children

RECENT POSTS

Beyond Carb-Cutting: Resolutions After A Trauma — Sleep, Play, Love

(katiebordner/Flickr)

(katiebordner/Flickr)

By Rachel Zimmerman

A friend, trying to cheer me up over the holidays, suggested I find comfort in this fact: “The worst year of your life is coming to an end.”

In 2014 I became a widow, and my two young children lost their father. Needless to say our perspective and priorities have shifted radically.

Last year at this time, my New Year’s resolutions revolved around carbs, and eating fewer of them. This year, carbs are the least of my worries. My resolutions for 2015 are all about trying to let go of any notion of perfection and seek what my mother calls “crumbs of pleasure” — connection, peace and actual joy on the heels of a life-altering tragedy that could easily have pushed me into bed (with lots of comforting carbs) for a long time.

As a mom I know with stage 4 cancer put it, when your world is shaken to its core, your goals shift from things you want to “do” —  spend more time exercising, learn Italian, make your own clothes — to ways you want to “be,” knowing that your life can shift in an instant.

So, with that in mind, here are my five, research-backed, heal-the-trauma resolutions for 2015:

A Restful Sleep

Yes, at the top of my list of lofty life goals is a very pedestrian one: sleep. Lack of sleep can devastate a person’s mental health and without consistent rest, the line between emotional stability and craziness can be slim. (See postpartum depression, for one example.) In my family at least, to ward off depression and anxiety, we need good sleep and lots of it; more Arianna Huffington and less Bill Clinton.

Play, Sing, Dance

The beautiful thing about children is that despite tragedy and loss, they remain kids; they are compelled to play, climb, run and be active. Resilience, as the literature says. In their grief, they can still cartwheel on the beach, play tag or touch football in the park. Shortly after my husband died, I tried very hard to play the games my kids liked, which often felt like that scene in the “Sound of Music” where the baroness pretends to enjoy a game of catch with the children. Soon I learned to broaden my definition of play — really anything, physical, or not — that serves no other purpose other than to elicit pure joy. Continue reading

Study: Could Bro Or Sis Affect Weight More Than Mom Or Dad?

sisters

Veronica Thomas
CommonHealth Intern

My adolescence was a blur of rushing from school to dance classes with my older sister. After hours of practice, we couldn’t wait to get home and make berry smoothies that we’d slurp from the blender. My sister and I did almost everything together.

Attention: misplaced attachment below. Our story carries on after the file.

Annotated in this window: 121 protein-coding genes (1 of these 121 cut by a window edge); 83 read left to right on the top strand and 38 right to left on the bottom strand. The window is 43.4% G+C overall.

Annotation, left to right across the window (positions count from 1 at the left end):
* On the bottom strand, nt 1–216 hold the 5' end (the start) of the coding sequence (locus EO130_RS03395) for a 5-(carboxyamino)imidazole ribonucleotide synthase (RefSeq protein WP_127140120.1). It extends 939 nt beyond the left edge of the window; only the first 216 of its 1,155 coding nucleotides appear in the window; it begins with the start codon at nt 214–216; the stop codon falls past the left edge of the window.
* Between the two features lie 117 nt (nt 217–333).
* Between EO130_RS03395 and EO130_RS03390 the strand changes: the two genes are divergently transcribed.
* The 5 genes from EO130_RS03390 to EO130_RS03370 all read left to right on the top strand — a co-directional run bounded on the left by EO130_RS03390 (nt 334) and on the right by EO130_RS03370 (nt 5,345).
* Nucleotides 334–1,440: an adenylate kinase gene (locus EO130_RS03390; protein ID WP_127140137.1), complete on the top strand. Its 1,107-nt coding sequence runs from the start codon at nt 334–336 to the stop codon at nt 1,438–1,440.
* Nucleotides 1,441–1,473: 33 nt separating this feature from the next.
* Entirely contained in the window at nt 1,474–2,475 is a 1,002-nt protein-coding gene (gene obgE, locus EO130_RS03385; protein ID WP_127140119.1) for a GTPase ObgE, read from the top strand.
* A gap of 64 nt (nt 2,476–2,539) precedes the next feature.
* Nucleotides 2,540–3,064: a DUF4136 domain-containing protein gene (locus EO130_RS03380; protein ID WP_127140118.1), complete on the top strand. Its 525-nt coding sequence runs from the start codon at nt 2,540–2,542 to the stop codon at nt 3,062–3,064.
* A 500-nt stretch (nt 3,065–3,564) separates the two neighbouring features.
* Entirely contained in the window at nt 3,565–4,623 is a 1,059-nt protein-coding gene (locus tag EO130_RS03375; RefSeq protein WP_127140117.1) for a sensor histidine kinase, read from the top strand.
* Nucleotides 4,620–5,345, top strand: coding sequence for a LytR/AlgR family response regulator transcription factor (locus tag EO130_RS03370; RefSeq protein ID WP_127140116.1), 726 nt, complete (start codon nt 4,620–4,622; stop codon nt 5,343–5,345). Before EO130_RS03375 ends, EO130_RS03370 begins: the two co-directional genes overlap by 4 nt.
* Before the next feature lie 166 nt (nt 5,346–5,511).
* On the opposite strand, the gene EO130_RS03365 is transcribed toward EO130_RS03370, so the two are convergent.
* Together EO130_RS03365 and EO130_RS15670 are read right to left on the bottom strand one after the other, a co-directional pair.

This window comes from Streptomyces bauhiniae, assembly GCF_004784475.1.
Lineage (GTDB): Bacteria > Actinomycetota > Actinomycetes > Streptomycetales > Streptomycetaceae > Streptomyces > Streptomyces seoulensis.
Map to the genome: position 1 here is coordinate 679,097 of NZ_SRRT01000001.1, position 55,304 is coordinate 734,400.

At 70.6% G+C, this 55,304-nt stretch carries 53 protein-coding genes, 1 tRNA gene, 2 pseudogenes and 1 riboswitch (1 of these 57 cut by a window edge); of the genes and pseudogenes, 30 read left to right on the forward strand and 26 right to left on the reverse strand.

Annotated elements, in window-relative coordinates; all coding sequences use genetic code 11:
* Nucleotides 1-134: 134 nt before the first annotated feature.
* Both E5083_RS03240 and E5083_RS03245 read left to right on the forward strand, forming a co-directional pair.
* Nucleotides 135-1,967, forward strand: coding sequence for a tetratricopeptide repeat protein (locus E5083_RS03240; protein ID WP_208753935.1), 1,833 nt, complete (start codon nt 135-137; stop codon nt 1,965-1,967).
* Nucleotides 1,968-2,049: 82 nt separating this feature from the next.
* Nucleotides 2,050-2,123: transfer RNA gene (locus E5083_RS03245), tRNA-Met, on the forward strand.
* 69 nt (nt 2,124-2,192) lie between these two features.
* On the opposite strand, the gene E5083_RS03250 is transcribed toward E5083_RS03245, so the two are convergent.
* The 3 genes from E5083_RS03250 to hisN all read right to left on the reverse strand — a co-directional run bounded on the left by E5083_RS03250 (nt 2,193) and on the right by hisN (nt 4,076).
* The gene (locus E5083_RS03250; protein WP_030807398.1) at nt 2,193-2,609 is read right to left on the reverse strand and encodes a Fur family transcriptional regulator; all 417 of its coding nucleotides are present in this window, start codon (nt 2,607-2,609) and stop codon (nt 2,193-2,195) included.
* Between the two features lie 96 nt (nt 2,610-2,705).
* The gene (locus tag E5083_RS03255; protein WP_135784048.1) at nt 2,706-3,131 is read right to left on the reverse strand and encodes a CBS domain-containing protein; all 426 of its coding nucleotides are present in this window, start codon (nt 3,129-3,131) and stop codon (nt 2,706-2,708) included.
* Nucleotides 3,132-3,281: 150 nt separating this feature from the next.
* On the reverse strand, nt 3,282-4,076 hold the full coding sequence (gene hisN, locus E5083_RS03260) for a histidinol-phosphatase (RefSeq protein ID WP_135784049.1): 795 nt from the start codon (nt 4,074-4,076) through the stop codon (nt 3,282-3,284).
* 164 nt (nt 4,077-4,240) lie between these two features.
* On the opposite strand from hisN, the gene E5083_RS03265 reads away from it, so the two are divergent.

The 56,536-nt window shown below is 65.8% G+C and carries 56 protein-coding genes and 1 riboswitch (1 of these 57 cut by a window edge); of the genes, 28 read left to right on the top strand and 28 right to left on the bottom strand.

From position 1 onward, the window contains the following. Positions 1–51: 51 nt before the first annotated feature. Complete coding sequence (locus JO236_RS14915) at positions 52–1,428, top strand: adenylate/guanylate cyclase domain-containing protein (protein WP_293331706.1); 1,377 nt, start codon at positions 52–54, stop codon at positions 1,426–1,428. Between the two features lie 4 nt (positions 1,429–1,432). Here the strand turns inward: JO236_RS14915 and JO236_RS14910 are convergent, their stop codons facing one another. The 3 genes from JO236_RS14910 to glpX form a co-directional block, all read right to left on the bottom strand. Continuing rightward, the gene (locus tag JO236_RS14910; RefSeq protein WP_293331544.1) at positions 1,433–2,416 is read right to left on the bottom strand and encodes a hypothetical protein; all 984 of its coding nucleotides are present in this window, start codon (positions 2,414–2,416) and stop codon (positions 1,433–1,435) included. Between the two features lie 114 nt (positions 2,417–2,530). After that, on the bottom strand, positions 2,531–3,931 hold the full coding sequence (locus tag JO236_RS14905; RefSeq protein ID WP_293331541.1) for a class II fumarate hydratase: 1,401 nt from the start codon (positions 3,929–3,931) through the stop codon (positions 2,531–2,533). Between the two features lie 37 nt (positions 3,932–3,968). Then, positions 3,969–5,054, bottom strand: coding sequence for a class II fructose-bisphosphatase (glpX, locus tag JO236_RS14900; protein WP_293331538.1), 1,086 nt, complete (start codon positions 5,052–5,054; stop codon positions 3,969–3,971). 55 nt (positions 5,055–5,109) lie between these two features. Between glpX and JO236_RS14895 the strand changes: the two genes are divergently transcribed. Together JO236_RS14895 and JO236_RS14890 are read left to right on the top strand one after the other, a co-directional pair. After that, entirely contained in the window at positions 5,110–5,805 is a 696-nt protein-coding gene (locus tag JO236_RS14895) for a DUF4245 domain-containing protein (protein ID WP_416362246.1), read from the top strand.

A new study suggests this relationship may have played a key role in keeping me healthy and fit.

The study, released online by the Journal of Preventive Medicine, found that siblings may have a greater influence on a child’s risk of obesity than parents do. Specifically, having an obese older sibling is associated with more than double the risk of being obese compared to having an obese parent. The association is even greater among siblings of the same gender.

It may seem obvious that family members influence a child’s chances of being obese, but the importance of the type of family relationship has been less clear. This new study, led by Dr. Mark Pachucki at the Mongan Institute for Health Policy at Massachusetts General Hospital, is the first to compare the influence of sibling obesity and parent obesity on a child’s obesity risk.

Dr. Pachucki and his team surveyed almost 2,000 only-child and two-child families from the larger Family Health Habits Survey. One parent from each family reported on the food environment, physical activity, weight and height for themselves and their children. The researchers also considered and analyzed the parents’ socioeconomic status, demographic background and overall health. Continue reading

Why Your Kids Should Exercise Today: Lower Cortisol And Stress

God knows kids these days are under enormous pressure, but a new study finds that exercise may help alleviate their stress by better regulating surges of the stress-related hormone cortisol.

It’s one of those studies that infuses a little science into what we already know but is reassuring nonetheless.

From the news release:

Exercise may play a key role in helping children cope with stressful situations, according to a recent study accepted for publication in The Endocrine Society’s Journal of Clinical Endocrinology & Metabolism (JCEM).

kidweight500When they are exposed to everyday stressors, the study found sedentary children had surges of cortisol – a hormone linked to stress. The most active children had little or no increase in their cortisol levels in similar situations.

“The findings suggest physical activity plays a role in mental health by buffering children from the effects of daily stressors, such as public speaking,” said the study’s lead author, Silja Martikainen, MA, of the University of Helsinki, Finland.

The cross-sectional study monitored physical activity and cortisol levels in a birth cohort of eight-year-old children. Continue reading

Bulletin: Feds Ban Drop-Sided Cribs

The Associated Press reports:

WASHINGTON (AP) — It’s the end of the traditional crib that has cradled millions of babies for generations.

The government outlawed drop-side cribs on Wednesday after the deaths of more than 30 infants and toddlers in the past decade and millions of recalls.

It was a unanimous vote by the Consumer Product Safety Commission to ban the manufacture, sale and resale of the cribs, which have a side rail that moves up and down, allowing parents to more easily lift their child from the crib.

The new standard requiring cribs to have fixed sides would take effect in June. The move by CPSC would also prohibit hotels and childcare centers from using drop-sides, though those facilities would have a year to purchase new cribs.

The full AP story is here.

NYT: ‘Save The Children’ Drops Soda Tax Work, Seeks Coke Donations